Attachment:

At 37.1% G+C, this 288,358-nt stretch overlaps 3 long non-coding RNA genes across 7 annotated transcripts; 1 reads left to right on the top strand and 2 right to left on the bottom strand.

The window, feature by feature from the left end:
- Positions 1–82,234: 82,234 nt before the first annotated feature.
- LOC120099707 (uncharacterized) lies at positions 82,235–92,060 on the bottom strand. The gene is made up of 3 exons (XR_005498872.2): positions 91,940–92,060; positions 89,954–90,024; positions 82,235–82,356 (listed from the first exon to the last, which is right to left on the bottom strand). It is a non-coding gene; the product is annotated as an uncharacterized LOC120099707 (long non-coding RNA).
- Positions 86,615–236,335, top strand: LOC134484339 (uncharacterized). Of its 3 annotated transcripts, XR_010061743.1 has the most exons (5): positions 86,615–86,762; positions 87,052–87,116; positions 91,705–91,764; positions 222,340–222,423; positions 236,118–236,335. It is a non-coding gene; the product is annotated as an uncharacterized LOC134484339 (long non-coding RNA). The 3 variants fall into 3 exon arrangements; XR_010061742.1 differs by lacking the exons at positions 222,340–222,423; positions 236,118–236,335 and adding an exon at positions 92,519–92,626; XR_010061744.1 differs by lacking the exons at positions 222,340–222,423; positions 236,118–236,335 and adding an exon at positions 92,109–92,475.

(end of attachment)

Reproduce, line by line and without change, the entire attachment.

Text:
At 37.1% G+C, this 288,358-nt stretch overlaps 3 long non-coding RNA genes across 7 annotated transcripts; 1 reads left to right on the top strand and 2 right to left on the bottom strand.

The window, feature by feature from the left end:
- Positions 1–82,234: 82,234 nt before the first annotated feature.
- LOC120099707 (uncharacterized) lies at positions 82,235–92,060 on the bottom strand. The gene is made up of 3 exons (XR_005498872.2): positions 91,940–92,060; positions 89,954–90,024; positions 82,235–82,356 (listed from the first exon to the last, which is right to left on the bottom strand). It is a non-coding gene; the product is annotated as an uncharacterized LOC120099707 (long non-coding RNA).
- Positions 86,615–236,335, top strand: LOC134484339 (uncharacterized). Of its 3 annotated transcripts, XR_010061743.1 has the most exons (5): positions 86,615–86,762; positions 87,052–87,116; positions 91,705–91,764; positions 222,340–222,423; positions 236,118–236,335. It is a non-coding gene; the product is annotated as an uncharacterized LOC134484339 (long non-coding RNA). The 3 variants fall into 3 exon arrangements; XR_010061742.1 differs by lacking the exons at positions 222,340–222,423; positions 236,118–236,335 and adding an exon at positions 92,519–92,626; XR_010061744.1 differs by lacking the exons at positions 222,340–222,423; positions 236,118–236,335 and adding an exon at positions 92,109–92,475.